Outrage over removal of confederate statue ended in the death of a young woman
It all began with the blanket of night and a mob like group descending through the campus of the University of Virginia in Charlottesville. The scene was reminiscent of a movie. This, however, was only the beginning wrote Naz Smyth.
On August 11, a group of white supremacist and Ku Klux Klan members wielding torches and khaki shorts. Alt-right as they are being called was led by the leader Jason Kessler. The march began on campus and ended at the statue of Thomas Jefferson where they were clashed with counter-protestors made up of mostly students. Some students were also protesting the racist groups who were in town for a bigger rally the following day.
The white nationalist can be heard in the video posted on YouTube, “you (Jews) will not replace us! Blood and Soil! White lives matter,” just to name a few.
The bigger rally, “Unite the Right,” drew thousands into the quiet town of Charlottesville. It was planned to be held from noon to 5 p.m. according to The Washington Post. By 8 a.m. people were seen inside Charlottesville Emancipation Park, where the rally and the statue of Robert E. Lee stood. Whites were seen dressed from head-to-toe in army gear, as if they were ready for war. Others came with flags, shields, weapons, and other intimidating items.
According to Christian YingLing, who told Washington Post that he was a leader of this militia army, the police were fine with their present. Even the automatic guns they held. “The militia showed up with long rifles, and we were concerned to have that in the mix,” said Brian Moran, Virginia Secretary of Public Safety and Homeland Security. “They seemed like they weren’t there to cause trouble, but it was a concern to have rifles in that kind of environment.”
Counter-protestors met as well to battle this act of hate. As both sides quarreled, matters got out of hand. By 11:28 a.m. Virginia Governor Terry McAuliffe declared a state of emergency after reports of injuries and unlawful assembly according to VA State Police’s Twitter Account. Rocks, bottles, clubs and anything else that could be used as a projectile were seen getting thrown as fights broke out in a segment by PBS.
The park now filled with people was ordered to disperse by the failed police department. As a group of anti-fascist made their way through a small street, a speeding car rammed through the crowd, killing one.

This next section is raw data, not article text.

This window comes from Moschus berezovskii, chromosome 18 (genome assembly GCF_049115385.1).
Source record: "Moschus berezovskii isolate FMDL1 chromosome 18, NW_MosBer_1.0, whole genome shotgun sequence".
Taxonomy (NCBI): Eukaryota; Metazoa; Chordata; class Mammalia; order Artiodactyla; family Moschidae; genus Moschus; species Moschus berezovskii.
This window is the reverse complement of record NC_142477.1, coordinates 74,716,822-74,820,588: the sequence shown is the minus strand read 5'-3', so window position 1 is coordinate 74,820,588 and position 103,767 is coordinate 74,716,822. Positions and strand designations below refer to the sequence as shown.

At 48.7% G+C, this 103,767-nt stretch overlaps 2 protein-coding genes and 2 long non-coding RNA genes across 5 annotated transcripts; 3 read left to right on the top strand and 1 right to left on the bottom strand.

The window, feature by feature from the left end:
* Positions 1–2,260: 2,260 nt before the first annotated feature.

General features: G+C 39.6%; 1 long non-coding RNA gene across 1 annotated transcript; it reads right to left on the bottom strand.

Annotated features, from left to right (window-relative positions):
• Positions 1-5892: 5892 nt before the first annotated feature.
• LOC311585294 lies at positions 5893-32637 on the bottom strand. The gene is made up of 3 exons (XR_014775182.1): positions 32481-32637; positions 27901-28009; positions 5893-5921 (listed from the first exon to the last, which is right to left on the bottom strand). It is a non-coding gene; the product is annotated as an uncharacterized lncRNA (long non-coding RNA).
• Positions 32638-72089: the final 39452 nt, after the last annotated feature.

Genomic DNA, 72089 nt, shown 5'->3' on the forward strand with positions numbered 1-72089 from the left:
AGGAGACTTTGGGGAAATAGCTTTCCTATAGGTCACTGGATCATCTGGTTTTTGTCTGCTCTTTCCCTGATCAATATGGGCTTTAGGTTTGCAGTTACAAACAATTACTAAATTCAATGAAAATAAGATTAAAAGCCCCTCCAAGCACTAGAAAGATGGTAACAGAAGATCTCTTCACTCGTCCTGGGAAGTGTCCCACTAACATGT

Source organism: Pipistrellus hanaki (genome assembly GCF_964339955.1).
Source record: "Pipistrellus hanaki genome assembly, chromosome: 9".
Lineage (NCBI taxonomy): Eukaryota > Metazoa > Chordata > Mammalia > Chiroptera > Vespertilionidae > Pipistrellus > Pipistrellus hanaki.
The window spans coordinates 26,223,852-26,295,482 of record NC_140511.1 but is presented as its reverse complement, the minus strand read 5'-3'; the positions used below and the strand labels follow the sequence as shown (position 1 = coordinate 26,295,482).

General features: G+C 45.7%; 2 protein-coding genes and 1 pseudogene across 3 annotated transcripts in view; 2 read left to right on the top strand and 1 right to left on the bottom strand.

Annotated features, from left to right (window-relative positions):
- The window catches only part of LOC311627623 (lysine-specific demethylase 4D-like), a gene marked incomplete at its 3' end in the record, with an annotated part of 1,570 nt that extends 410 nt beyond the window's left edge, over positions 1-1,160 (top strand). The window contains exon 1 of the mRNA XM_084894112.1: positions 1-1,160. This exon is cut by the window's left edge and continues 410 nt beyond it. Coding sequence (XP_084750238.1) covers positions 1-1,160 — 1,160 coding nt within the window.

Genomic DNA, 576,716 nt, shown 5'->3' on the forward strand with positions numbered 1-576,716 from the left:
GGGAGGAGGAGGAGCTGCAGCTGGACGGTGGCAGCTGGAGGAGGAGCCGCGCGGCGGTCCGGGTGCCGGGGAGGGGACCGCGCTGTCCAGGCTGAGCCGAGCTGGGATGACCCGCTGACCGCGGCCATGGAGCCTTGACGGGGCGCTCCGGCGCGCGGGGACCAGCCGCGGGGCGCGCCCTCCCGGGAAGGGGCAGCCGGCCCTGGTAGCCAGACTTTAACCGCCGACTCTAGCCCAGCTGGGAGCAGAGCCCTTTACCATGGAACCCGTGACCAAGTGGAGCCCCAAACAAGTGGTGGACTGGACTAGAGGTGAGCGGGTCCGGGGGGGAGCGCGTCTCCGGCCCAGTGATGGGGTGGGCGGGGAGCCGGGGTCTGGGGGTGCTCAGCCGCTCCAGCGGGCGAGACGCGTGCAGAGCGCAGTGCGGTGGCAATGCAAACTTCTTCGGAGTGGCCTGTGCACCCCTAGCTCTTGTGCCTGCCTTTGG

James Alex Fields, a man from Ohio, was charged with second-degree murder of 32-year-old Heather Heyer. The gray dodge also injured 19 others were injured and two other cops were killed in a helicopter accident according to ABC News. Fields was confirmed as a white extremist and sympathizer.
All eyes were on Charlottesville and the terrorist attack carried out by radical neo-Nazis. The death of Heyer brought vigils and marches in solidarity of those injured and lost. With sympathy being shown from celebrities to people on the other side of the world, we all were looking towards one: Donald Trump.
A day passed…….nothing. On the second day however he had enough criticism from the media and spoke in a press conference where he condemned both sides stating “their was wrong on many sides, many sides.” He did state that white supremacist, KKK, neo-Nazis, would not be accepted; it seemed rhetorical.
The next day at Trump Tower, he went against the words he spoke at the press conference. “I think there is blame on both sides,” said Trump. “You had a group on one side that was bad. You had a group on the other side that was also very violent. Nobody wants to say that. I’ll say it right now.”
Susan Bro, the mother of Heyer, said in an interview with ABC’s Good Morning America, “I saw an actual clip of him at a press conference equating the protesters like Ms.Heyer with the KKK and the White Supremacist. You can’t wash this one away by shaking my hand and saying ‘I’m Sorry,’ I’m not forgiving for that.”
Now with the lowest rating he’s had since he took office at a disgracing 35%, people are now calling for the impeachment of Trump. “I believe the president should be impeached and removed from office,” said Steve Cohen, a ranking member of the house Judiciary Subcommittee on the Constitution and Civil Justice, in a press release. “Instead of unequivocally condemning hateful actions by neo-Nazis, white nationalists and Klansmen following a national tragedy, the president said, ‘there were very fine people on both sides.’ There are no good Nazis! There are no good Klansmen!”